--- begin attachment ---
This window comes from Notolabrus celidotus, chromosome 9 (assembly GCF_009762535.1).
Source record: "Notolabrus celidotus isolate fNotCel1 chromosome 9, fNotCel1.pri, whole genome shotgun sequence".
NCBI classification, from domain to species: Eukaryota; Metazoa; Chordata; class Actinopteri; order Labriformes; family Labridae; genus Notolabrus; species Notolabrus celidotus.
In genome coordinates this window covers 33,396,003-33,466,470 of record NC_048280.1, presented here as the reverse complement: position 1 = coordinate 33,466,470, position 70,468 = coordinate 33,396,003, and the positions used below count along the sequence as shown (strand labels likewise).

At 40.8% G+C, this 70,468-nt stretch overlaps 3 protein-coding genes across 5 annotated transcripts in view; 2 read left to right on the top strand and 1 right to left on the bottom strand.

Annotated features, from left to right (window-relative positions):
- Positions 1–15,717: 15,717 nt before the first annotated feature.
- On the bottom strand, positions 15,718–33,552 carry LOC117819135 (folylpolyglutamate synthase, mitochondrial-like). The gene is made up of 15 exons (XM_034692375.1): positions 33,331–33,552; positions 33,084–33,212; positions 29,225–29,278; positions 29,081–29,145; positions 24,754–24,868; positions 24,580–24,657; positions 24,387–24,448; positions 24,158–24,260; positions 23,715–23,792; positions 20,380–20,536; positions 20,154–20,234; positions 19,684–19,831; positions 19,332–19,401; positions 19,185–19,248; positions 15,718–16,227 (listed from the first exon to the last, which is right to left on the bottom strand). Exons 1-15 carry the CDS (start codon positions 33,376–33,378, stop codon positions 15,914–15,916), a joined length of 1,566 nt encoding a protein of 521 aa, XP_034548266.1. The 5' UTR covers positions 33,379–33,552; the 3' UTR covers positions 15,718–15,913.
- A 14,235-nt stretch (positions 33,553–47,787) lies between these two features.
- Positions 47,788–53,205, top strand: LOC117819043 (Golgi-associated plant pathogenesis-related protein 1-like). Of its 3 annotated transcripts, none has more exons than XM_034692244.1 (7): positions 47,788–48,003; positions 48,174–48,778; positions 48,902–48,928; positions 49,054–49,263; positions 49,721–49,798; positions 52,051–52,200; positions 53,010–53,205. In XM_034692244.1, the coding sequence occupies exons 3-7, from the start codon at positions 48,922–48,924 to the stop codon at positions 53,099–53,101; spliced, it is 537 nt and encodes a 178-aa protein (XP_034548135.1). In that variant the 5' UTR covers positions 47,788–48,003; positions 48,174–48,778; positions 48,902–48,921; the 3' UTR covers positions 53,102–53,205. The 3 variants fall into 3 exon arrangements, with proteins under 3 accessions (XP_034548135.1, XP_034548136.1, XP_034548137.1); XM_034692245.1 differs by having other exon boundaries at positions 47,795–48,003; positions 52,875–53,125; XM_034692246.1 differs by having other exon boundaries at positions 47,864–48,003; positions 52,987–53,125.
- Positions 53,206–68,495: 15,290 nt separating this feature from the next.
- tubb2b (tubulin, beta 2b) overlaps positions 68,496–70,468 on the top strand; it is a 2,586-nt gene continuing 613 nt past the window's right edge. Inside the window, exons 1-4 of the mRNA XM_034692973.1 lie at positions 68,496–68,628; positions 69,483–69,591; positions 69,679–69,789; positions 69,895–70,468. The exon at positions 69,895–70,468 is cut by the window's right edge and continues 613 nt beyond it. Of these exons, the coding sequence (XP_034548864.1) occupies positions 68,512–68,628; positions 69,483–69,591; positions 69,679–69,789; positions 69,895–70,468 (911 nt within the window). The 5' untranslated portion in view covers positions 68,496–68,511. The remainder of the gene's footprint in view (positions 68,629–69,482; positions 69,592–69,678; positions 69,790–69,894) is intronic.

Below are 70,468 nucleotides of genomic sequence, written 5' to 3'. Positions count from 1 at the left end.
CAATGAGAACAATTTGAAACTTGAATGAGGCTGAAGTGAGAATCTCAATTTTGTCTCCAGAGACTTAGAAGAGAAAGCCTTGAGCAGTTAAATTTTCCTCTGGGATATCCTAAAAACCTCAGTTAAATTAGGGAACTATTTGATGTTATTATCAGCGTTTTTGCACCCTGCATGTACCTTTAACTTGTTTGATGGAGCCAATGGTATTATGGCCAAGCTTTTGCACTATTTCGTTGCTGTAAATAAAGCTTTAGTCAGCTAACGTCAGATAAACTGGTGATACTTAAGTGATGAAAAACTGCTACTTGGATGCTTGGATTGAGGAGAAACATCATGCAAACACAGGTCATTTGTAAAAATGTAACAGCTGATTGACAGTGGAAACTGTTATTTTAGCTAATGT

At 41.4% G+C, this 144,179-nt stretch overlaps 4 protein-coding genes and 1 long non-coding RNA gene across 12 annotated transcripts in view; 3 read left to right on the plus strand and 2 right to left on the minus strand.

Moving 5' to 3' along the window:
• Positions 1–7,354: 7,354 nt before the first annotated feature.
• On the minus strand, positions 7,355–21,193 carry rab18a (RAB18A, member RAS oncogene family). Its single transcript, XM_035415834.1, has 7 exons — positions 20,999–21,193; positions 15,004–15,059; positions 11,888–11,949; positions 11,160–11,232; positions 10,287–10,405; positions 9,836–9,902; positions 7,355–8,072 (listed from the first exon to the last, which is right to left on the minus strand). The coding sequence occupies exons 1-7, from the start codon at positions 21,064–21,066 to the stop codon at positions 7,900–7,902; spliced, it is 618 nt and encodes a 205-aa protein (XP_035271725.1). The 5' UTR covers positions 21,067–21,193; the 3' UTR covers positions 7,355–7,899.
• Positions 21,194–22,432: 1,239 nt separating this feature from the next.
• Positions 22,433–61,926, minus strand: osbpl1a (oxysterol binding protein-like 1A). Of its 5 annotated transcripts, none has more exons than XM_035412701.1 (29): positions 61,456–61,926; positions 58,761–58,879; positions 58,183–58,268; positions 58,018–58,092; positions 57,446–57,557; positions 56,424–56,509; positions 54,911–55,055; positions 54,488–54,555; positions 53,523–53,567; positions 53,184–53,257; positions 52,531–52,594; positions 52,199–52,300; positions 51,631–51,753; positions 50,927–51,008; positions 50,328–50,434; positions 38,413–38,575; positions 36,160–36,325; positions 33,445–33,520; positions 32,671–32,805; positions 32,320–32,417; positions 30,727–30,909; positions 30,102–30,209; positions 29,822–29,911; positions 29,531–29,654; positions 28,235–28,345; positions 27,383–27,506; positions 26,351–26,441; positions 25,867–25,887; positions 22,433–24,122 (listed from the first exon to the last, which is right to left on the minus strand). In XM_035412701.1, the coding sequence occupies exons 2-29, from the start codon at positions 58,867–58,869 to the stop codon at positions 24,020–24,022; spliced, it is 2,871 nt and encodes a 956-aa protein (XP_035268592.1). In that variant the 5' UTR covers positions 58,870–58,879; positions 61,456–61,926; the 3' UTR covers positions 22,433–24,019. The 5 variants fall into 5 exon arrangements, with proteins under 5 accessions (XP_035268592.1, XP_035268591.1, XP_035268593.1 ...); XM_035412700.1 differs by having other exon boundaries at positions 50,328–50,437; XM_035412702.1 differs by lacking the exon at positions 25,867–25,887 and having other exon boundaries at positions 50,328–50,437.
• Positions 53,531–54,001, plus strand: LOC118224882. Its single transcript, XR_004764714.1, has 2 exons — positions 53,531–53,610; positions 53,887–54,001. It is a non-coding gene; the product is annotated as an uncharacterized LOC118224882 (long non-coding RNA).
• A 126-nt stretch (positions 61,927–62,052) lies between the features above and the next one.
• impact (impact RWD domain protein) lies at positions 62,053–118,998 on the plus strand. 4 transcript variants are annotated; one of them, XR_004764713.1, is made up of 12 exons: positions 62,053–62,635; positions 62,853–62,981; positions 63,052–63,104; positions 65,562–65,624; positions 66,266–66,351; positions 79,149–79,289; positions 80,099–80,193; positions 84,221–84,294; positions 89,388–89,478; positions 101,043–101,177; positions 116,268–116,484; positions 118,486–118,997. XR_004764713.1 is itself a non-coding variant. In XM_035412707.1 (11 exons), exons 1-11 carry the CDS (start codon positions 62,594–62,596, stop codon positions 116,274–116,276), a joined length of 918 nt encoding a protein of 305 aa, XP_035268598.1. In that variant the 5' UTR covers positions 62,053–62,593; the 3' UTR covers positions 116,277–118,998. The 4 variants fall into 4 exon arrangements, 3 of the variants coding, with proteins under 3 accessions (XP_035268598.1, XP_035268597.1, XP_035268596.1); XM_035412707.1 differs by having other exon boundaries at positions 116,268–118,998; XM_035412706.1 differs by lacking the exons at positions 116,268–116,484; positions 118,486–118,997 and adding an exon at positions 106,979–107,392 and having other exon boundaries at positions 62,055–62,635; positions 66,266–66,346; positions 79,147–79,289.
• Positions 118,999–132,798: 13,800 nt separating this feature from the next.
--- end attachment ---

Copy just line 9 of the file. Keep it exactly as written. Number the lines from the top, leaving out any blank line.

- A 14,235-nt stretch (positions 33,553–47,787) lies between these two features.